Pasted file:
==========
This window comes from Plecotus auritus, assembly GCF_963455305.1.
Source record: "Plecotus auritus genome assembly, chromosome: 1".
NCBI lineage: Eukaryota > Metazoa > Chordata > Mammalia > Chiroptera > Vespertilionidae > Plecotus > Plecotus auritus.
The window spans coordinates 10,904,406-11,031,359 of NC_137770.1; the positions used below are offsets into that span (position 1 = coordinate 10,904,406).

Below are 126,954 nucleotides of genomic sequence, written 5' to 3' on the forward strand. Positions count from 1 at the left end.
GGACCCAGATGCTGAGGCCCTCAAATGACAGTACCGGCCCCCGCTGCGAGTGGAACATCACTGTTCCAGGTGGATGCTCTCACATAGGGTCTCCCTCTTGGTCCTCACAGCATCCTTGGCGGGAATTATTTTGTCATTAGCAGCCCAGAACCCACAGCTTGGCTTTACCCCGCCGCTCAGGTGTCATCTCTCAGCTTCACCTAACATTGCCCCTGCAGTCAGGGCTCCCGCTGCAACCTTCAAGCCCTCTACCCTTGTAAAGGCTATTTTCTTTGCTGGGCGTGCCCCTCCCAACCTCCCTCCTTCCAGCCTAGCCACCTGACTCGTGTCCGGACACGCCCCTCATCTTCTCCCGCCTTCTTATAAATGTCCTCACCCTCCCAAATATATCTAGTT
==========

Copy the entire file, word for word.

This window comes from Plecotus auritus, assembly GCF_963455305.1.
Source record: "Plecotus auritus genome assembly, chromosome: 1".
NCBI lineage: Eukaryota > Metazoa > Chordata > Mammalia > Chiroptera > Vespertilionidae > Plecotus > Plecotus auritus.
The window spans coordinates 10,904,406-11,031,359 of NC_137770.1; the positions used below are offsets into that span (position 1 = coordinate 10,904,406).

Below are 126,954 nucleotides of genomic sequence, written 5' to 3' on the forward strand. Positions count from 1 at the left end.
GGACCCAGATGCTGAGGCCCTCAAATGACAGTACCGGCCCCCGCTGCGAGTGGAACATCACTGTTCCAGGTGGATGCTCTCACATAGGGTCTCCCTCTTGGTCCTCACAGCATCCTTGGCGGGAATTATTTTGTCATTAGCAGCCCAGAACCCACAGCTTGGCTTTACCCCGCCGCTCAGGTGTCATCTCTCAGCTTCACCTAACATTGCCCCTGCAGTCAGGGCTCCCGCTGCAACCTTCAAGCCCTCTACCCTTGTAAAGGCTATTTTCTTTGCTGGGCGTGCCCCTCCCAACCTCCCTCCTTCCAGCCTAGCCACCTGACTCGTGTCCGGACACGCCCCTCATCTTCTCCCGCCTTCTTATAAATGTCCTCACCCTCCCAAATATATCTAGTT